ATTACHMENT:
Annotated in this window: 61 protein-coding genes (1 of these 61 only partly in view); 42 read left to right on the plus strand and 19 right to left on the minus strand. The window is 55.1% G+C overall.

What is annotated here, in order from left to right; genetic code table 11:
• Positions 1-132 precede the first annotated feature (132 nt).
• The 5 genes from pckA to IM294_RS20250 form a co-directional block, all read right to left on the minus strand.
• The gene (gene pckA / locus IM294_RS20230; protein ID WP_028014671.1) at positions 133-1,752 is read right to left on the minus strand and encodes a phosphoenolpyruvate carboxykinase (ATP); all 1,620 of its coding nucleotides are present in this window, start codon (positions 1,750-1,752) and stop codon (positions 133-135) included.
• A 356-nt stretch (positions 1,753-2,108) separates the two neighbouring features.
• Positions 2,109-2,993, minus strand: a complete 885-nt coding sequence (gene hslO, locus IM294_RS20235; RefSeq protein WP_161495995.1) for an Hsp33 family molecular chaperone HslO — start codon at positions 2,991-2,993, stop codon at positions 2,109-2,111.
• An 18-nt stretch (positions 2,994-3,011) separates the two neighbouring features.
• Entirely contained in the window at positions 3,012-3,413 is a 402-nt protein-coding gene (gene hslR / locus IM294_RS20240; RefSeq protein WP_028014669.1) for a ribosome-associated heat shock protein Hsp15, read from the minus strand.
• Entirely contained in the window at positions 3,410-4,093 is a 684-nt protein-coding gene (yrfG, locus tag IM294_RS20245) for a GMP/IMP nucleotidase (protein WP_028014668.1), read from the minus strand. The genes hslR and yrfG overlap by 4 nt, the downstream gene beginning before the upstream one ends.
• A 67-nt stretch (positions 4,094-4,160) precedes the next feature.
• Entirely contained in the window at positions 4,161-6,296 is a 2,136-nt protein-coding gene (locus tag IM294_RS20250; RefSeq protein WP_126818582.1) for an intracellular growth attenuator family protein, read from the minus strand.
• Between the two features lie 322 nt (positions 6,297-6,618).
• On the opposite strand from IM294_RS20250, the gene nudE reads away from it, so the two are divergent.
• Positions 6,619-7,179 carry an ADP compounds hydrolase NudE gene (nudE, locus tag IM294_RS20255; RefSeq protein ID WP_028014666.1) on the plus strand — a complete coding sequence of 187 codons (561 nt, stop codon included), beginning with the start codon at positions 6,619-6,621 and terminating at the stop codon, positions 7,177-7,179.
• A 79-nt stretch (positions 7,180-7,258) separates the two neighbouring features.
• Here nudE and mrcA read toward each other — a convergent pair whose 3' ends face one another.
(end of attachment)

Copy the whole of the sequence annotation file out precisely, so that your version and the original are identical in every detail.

Annotated in this window: 61 protein-coding genes (1 of these 61 only partly in view); 42 read left to right on the plus strand and 19 right to left on the minus strand. The window is 55.1% G+C overall.

What is annotated here, in order from left to right; genetic code table 11:
• Positions 1-132 precede the first annotated feature (132 nt).
• The 5 genes from pckA to IM294_RS20250 form a co-directional block, all read right to left on the minus strand.
• The gene (gene pckA / locus IM294_RS20230; protein ID WP_028014671.1) at positions 133-1,752 is read right to left on the minus strand and encodes a phosphoenolpyruvate carboxykinase (ATP); all 1,620 of its coding nucleotides are present in this window, start codon (positions 1,750-1,752) and stop codon (positions 133-135) included.
• A 356-nt stretch (positions 1,753-2,108) separates the two neighbouring features.
• Positions 2,109-2,993, minus strand: a complete 885-nt coding sequence (gene hslO, locus IM294_RS20235; RefSeq protein WP_161495995.1) for an Hsp33 family molecular chaperone HslO — start codon at positions 2,991-2,993, stop codon at positions 2,109-2,111.
• An 18-nt stretch (positions 2,994-3,011) separates the two neighbouring features.
• Entirely contained in the window at positions 3,012-3,413 is a 402-nt protein-coding gene (gene hslR / locus IM294_RS20240; RefSeq protein WP_028014669.1) for a ribosome-associated heat shock protein Hsp15, read from the minus strand.
• Entirely contained in the window at positions 3,410-4,093 is a 684-nt protein-coding gene (yrfG, locus tag IM294_RS20245) for a GMP/IMP nucleotidase (protein WP_028014668.1), read from the minus strand. The genes hslR and yrfG overlap by 4 nt, the downstream gene beginning before the upstream one ends.
• A 67-nt stretch (positions 4,094-4,160) precedes the next feature.
• Entirely contained in the window at positions 4,161-6,296 is a 2,136-nt protein-coding gene (locus tag IM294_RS20250; RefSeq protein WP_126818582.1) for an intracellular growth attenuator family protein, read from the minus strand.
• Between the two features lie 322 nt (positions 6,297-6,618).
• On the opposite strand from IM294_RS20250, the gene nudE reads away from it, so the two are divergent.
• Positions 6,619-7,179 carry an ADP compounds hydrolase NudE gene (nudE, locus tag IM294_RS20255; RefSeq protein ID WP_028014666.1) on the plus strand — a complete coding sequence of 187 codons (561 nt, stop codon included), beginning with the start codon at positions 6,619-6,621 and terminating at the stop codon, positions 7,177-7,179.
• A 79-nt stretch (positions 7,180-7,258) separates the two neighbouring features.
• Here nudE and mrcA read toward each other — a convergent pair whose 3' ends face one another.